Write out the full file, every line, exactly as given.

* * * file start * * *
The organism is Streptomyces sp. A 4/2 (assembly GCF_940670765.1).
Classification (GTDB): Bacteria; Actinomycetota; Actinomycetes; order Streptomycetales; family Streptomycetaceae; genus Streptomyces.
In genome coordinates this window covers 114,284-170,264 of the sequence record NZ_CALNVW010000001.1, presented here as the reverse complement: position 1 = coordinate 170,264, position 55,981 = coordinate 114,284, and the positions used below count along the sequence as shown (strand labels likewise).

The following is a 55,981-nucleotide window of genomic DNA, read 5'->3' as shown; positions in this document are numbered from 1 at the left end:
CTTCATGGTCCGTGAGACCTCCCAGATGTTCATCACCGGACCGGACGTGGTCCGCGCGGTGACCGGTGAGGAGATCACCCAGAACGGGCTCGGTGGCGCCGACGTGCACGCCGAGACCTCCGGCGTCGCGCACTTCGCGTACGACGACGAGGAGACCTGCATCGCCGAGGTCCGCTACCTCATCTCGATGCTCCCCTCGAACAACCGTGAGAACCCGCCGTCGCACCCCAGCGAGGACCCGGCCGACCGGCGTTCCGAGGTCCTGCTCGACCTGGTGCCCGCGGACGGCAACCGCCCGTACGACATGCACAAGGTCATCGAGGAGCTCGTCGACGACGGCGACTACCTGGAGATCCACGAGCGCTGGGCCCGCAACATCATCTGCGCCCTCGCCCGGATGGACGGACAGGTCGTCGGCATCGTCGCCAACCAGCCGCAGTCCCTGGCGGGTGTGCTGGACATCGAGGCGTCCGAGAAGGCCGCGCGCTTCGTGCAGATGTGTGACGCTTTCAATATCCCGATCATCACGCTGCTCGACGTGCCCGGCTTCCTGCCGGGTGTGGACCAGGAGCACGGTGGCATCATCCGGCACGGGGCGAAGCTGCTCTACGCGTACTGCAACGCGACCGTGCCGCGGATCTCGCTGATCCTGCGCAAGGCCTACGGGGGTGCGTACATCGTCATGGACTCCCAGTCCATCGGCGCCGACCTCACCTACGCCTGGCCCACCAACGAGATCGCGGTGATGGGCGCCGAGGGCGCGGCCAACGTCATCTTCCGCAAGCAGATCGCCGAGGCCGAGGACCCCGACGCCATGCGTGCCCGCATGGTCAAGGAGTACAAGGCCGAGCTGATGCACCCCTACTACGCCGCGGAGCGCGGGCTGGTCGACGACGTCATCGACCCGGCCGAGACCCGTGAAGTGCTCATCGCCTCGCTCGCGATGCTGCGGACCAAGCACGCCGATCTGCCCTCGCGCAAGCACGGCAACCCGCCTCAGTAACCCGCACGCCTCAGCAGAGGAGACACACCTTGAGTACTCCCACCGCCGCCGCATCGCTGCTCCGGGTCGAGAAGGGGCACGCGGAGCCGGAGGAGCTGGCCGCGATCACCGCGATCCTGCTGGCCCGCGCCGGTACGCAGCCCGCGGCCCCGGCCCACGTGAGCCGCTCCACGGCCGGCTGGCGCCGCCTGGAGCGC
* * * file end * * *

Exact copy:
The organism is Streptomyces sp. A 4/2 (assembly GCF_940670765.1).
Classification (GTDB): Bacteria; Actinomycetota; Actinomycetes; order Streptomycetales; family Streptomycetaceae; genus Streptomyces.
In genome coordinates this window covers 114,284-170,264 of the sequence record NZ_CALNVW010000001.1, presented here as the reverse complement: position 1 = coordinate 170,264, position 55,981 = coordinate 114,284, and the positions used below count along the sequence as shown (strand labels likewise).

The following is a 55,981-nucleotide window of genomic DNA, read 5'->3' as shown; positions in this document are numbered from 1 at the left end:
CTTCATGGTCCGTGAGACCTCCCAGATGTTCATCACCGGACCGGACGTGGTCCGCGCGGTGACCGGTGAGGAGATCACCCAGAACGGGCTCGGTGGCGCCGACGTGCACGCCGAGACCTCCGGCGTCGCGCACTTCGCGTACGACGACGAGGAGACCTGCATCGCCGAGGTCCGCTACCTCATCTCGATGCTCCCCTCGAACAACCGTGAGAACCCGCCGTCGCACCCCAGCGAGGACCCGGCCGACCGGCGTTCCGAGGTCCTGCTCGACCTGGTGCCCGCGGACGGCAACCGCCCGTACGACATGCACAAGGTCATCGAGGAGCTCGTCGACGACGGCGACTACCTGGAGATCCACGAGCGCTGGGCCCGCAACATCATCTGCGCCCTCGCCCGGATGGACGGACAGGTCGTCGGCATCGTCGCCAACCAGCCGCAGTCCCTGGCGGGTGTGCTGGACATCGAGGCGTCCGAGAAGGCCGCGCGCTTCGTGCAGATGTGTGACGCTTTCAATATCCCGATCATCACGCTGCTCGACGTGCCCGGCTTCCTGCCGGGTGTGGACCAGGAGCACGGTGGCATCATCCGGCACGGGGCGAAGCTGCTCTACGCGTACTGCAACGCGACCGTGCCGCGGATCTCGCTGATCCTGCGCAAGGCCTACGGGGGTGCGTACATCGTCATGGACTCCCAGTCCATCGGCGCCGACCTCACCTACGCCTGGCCCACCAACGAGATCGCGGTGATGGGCGCCGAGGGCGCGGCCAACGTCATCTTCCGCAAGCAGATCGCCGAGGCCGAGGACCCCGACGCCATGCGTGCCCGCATGGTCAAGGAGTACAAGGCCGAGCTGATGCACCCCTACTACGCCGCGGAGCGCGGGCTGGTCGACGACGTCATCGACCCGGCCGAGACCCGTGAAGTGCTCATCGCCTCGCTCGCGATGCTGCGGACCAAGCACGCCGATCTGCCCTCGCGCAAGCACGGCAACCCGCCTCAGTAACCCGCACGCCTCAGCAGAGGAGACACACCTTGAGTACTCCCACCGCCGCCGCATCGCTGCTCCGGGTCGAGAAGGGGCACGCGGAGCCGGAGGAGCTGGCCGCGATCACCGCGATCCTGCTGGCCCGCGCCGGTACGCAGCCCGCGGCCCCGGCCCACGTGAGCCGCTCCACGGCCGGCTGGCGCCGCCTGGAGCGC